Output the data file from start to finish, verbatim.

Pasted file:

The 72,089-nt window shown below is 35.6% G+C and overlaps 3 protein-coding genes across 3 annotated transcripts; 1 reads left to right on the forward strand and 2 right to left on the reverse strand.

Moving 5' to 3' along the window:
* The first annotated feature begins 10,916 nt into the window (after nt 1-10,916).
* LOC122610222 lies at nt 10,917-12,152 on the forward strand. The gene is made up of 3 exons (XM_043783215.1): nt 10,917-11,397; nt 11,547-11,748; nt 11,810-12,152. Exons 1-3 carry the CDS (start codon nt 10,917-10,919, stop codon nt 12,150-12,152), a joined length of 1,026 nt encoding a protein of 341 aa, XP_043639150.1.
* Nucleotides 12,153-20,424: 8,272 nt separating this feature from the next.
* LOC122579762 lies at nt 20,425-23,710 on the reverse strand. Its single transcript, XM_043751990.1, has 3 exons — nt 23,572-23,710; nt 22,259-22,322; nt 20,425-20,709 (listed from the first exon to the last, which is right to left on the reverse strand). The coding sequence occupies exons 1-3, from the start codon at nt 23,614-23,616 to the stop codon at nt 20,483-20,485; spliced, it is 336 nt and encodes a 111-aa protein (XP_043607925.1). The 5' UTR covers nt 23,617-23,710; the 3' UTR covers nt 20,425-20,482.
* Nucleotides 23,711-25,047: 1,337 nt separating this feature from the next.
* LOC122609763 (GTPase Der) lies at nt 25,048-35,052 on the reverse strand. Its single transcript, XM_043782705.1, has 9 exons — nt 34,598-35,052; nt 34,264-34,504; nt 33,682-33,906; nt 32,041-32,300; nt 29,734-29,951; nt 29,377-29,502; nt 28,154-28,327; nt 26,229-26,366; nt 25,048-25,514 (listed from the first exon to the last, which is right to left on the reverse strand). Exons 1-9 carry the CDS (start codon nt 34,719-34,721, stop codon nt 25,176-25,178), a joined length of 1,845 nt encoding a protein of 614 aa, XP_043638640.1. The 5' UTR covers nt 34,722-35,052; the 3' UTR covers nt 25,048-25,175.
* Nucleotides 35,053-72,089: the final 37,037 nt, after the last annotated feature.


The 72,089-nt window shown below is 35.6% G+C and overlaps 3 protein-coding genes across 3 annotated transcripts; 1 reads left to right on the forward strand and 2 right to left on the reverse strand.

Moving 5' to 3' along the window:
* The first annotated feature begins 10,916 nt into the window (after nt 1-10,916).
* LOC122610222 lies at nt 10,917-12,152 on the forward strand. The gene is made up of 3 exons (XM_043783215.1): nt 10,917-11,397; nt 11,547-11,748; nt 11,810-12,152. Exons 1-3 carry the CDS (start codon nt 10,917-10,919, stop codon nt 12,150-12,152), a joined length of 1,026 nt encoding a protein of 341 aa, XP_043639150.1.
* Nucleotides 12,153-20,424: 8,272 nt separating this feature from the next.
* LOC122579762 lies at nt 20,425-23,710 on the reverse strand. Its single transcript, XM_043751990.1, has 3 exons — nt 23,572-23,710; nt 22,259-22,322; nt 20,425-20,709 (listed from the first exon to the last, which is right to left on the reverse strand). The coding sequence occupies exons 1-3, from the start codon at nt 23,614-23,616 to the stop codon at nt 20,483-20,485; spliced, it is 336 nt and encodes a 111-aa protein (XP_043607925.1). The 5' UTR covers nt 23,617-23,710; the 3' UTR covers nt 20,425-20,482.
* Nucleotides 23,711-25,047: 1,337 nt separating this feature from the next.
* LOC122609763 (GTPase Der) lies at nt 25,048-35,052 on the reverse strand. Its single transcript, XM_043782705.1, has 9 exons — nt 34,598-35,052; nt 34,264-34,504; nt 33,682-33,906; nt 32,041-32,300; nt 29,734-29,951; nt 29,377-29,502; nt 28,154-28,327; nt 26,229-26,366; nt 25,048-25,514 (listed from the first exon to the last, which is right to left on the reverse strand). Exons 1-9 carry the CDS (start codon nt 34,719-34,721, stop codon nt 25,176-25,178), a joined length of 1,845 nt encoding a protein of 614 aa, XP_043638640.1. The 5' UTR covers nt 34,722-35,052; the 3' UTR covers nt 25,048-25,175.
* Nucleotides 35,053-72,089: the final 37,037 nt, after the last annotated feature.